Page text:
Microsoft is adding a new button to PC keyboards for the first time in almost 30 years (and it's for AI)

30 years after cluttering up PC keyboards with the Windows key, the key responsible for booting you to desktop at the worst possible moment in your Dota 2 match, Microsoft is poised to once again transform our keyboards. 

The company today unveiled the Copilot key, a new button that will help usher in, as Microsoft executive vice president Yusuf Mehdi put it, "a significant shift toward a more personal and intelligent computing future where AI will be seamlessly woven into Windows from the system, to the silicon, to the hardware." 

Based on promotional images, the Copilot key looks like it will replace the menu key that currently sits to the right of the spacebar. Mehdi said the button will start to appear on new Windows 11 PCs from Microsoft's "ecosystem partners" in the days leading up to and at CES, which gets underway January 5—that's tomorrow—with availability set to begin later in January.

"The introduction of the Copilot key marks the first significant change to the Windows PC keyboard in nearly three decades," Mehdi wrote. "We believe it will empower people to participate in the AI transformation more easily. The Copilot key joins the Windows key as a core part of the PC keyboard and when pressed, the new key will invoke the Copilot in Windows experience to make it seamless to engage Copilot in your day to day.

"Nearly 30 years ago, we introduced the Windows key to the PC keyboard that enabled people all over the world to interact with Windows. We see this as another transformative moment in our journey with Windows where Copilot will be the entry point into the world of AI on the PC."

We took a closer look at Copilot last year and found it, much like the rest of the AI revolution, not quite ready to deliver on the hype. But there's also a sense of inevitability to it: "AI all up in your OS seems to be here to stay, and this latest update may very well be the beginning of a new dawn for your everyday computing experience, whether you like it or not," hardware editor Andy Edser wrote. "Change is in the air, and it may well be the start of a whole new way of interacting with your OS in years to come."

AI will no doubt continue to evolve, although whether it becomes "better" in any meaningful sense or simply accelerates the enshittification of various aspects of the internet remains to be seen. The same can be said for Microsoft's determination to make Copilot happen: Will anyone actually use this new button, or will Copilot simply become a new Cortana, the ill-fated "digital voice assistant" we all worked so hard to get rid of? I won't say I suspect it will be the latter, but I do have to admit that I'm not eager to embrace an "everyday AI companion for work and life" just yet.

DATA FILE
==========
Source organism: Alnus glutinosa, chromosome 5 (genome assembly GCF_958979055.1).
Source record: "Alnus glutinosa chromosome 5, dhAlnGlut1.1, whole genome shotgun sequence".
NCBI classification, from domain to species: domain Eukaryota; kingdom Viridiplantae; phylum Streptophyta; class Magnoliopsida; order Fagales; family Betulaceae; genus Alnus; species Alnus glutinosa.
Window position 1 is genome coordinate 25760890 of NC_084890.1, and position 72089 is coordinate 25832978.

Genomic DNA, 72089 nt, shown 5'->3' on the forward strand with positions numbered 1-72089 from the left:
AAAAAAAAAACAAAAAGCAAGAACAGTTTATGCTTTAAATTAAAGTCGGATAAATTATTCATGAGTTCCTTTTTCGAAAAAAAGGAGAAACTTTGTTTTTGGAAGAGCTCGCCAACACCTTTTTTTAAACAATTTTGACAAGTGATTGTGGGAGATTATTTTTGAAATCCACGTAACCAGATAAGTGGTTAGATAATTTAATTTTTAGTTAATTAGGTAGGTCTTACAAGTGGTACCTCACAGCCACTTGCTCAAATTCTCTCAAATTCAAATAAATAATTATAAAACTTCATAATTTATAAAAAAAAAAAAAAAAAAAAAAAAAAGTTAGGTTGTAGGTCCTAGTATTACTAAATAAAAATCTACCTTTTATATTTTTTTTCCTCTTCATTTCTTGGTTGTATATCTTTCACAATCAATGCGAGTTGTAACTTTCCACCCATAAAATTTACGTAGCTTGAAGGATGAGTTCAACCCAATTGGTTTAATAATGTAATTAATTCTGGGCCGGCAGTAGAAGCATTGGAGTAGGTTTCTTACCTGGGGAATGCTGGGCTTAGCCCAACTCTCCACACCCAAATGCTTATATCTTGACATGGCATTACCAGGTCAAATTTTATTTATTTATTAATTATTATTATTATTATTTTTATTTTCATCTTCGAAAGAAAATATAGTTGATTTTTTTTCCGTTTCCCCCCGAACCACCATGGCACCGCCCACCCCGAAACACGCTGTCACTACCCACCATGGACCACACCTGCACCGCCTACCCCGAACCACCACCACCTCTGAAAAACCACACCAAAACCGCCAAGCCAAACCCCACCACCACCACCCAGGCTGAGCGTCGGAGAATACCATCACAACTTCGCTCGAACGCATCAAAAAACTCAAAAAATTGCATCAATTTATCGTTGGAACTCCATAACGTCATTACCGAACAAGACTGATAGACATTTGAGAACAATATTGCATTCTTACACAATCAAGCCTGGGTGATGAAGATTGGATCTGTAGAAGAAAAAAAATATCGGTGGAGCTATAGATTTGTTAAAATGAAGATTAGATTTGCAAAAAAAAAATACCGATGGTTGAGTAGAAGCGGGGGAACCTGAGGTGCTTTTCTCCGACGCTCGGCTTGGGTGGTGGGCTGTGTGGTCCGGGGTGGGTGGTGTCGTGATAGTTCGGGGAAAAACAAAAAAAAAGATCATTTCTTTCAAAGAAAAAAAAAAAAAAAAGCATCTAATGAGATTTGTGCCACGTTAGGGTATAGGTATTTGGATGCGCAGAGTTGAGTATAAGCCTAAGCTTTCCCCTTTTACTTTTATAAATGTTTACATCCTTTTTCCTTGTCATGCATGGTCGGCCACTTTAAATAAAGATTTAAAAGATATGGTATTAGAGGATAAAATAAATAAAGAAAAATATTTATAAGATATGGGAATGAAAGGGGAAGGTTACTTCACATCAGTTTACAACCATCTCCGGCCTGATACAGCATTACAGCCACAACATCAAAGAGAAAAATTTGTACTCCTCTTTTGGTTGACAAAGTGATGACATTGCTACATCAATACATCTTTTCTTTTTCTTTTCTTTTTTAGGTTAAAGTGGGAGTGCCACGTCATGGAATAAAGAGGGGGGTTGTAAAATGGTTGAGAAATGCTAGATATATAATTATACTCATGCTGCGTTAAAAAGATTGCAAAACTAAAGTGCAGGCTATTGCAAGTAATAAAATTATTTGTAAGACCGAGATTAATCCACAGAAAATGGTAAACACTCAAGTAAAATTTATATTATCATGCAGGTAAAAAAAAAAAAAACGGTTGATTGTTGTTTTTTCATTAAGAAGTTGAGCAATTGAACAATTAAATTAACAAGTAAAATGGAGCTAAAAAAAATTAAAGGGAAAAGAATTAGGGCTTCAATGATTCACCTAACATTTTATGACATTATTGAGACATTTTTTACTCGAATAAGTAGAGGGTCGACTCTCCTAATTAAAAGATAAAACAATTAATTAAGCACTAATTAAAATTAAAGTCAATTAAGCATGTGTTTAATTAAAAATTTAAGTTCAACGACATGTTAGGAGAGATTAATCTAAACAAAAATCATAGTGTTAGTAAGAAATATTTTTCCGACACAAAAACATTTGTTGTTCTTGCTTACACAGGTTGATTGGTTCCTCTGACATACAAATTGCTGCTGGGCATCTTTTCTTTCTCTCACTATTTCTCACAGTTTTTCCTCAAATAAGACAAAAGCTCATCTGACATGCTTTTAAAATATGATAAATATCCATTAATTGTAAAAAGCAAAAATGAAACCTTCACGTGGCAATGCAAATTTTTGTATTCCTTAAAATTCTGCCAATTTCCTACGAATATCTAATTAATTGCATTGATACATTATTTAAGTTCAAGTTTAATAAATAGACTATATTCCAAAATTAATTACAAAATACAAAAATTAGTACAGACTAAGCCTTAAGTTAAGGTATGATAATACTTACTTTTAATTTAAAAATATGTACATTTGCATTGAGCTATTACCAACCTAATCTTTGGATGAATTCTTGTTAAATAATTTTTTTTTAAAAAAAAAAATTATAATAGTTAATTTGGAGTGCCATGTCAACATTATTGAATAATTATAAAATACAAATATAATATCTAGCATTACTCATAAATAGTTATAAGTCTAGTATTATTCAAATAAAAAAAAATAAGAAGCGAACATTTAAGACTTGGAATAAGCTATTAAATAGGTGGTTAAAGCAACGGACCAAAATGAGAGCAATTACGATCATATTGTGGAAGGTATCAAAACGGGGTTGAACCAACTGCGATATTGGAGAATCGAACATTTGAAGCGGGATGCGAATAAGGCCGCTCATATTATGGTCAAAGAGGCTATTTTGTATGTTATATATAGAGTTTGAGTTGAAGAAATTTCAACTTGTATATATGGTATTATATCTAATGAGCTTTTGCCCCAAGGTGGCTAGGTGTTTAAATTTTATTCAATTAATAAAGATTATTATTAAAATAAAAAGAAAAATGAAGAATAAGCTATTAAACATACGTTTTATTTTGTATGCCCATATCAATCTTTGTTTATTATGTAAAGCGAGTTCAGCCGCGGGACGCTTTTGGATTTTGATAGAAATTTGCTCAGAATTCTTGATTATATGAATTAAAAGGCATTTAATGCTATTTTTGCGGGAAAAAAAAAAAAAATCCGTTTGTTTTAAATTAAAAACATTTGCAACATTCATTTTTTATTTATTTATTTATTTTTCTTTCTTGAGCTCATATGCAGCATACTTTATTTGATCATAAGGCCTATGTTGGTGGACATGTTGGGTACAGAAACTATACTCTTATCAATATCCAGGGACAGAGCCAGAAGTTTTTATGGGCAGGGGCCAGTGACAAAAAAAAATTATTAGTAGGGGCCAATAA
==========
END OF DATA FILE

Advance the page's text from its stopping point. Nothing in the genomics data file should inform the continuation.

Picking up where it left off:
(Image credit: Microsoft)

In case there's any doubt, yes, I am still annoyed by the whole Windows key thing. 101 keys was plenty, and it left a nice space where the side of my hand could rest without popping up the start menu repeatedly. I hated it so much I didn't make the move to a 104-key unit until late in 2023, and when I did I made sure I got one that had an option to disable the Windows key entirely. (An ROG Strix Flare, if you're curious.)

Specific timing on the rollout of the new Copilot key will vary "by market and device," and of course you'll need to be logged in with a Microsoft account to use it. If you're not logged in, or happen to live in an area where Copilot isn't available, the new key will launch Windows Search instead.

Andy Chalk

Andy has been gaming on PCs from the very beginning, starting as a youngster with text adventures and primitive action games on a cassette-based TRS80. From there he graduated to the glory days of Sierra Online adventures and Microprose sims, ran a local BBS, learned how to build PCs, and developed a longstanding love of RPGs, immersive sims, and shooters. He began writing videogame news in 2007 for The Escapist and somehow managed to avoid getting fired until 2014, when he joined the storied ranks of PC Gamer. He covers all aspects of the industry, from new game announcements and patch notes to legal disputes, Twitch beefs, esports, and Henry Cavill. Lots of Henry Cavill.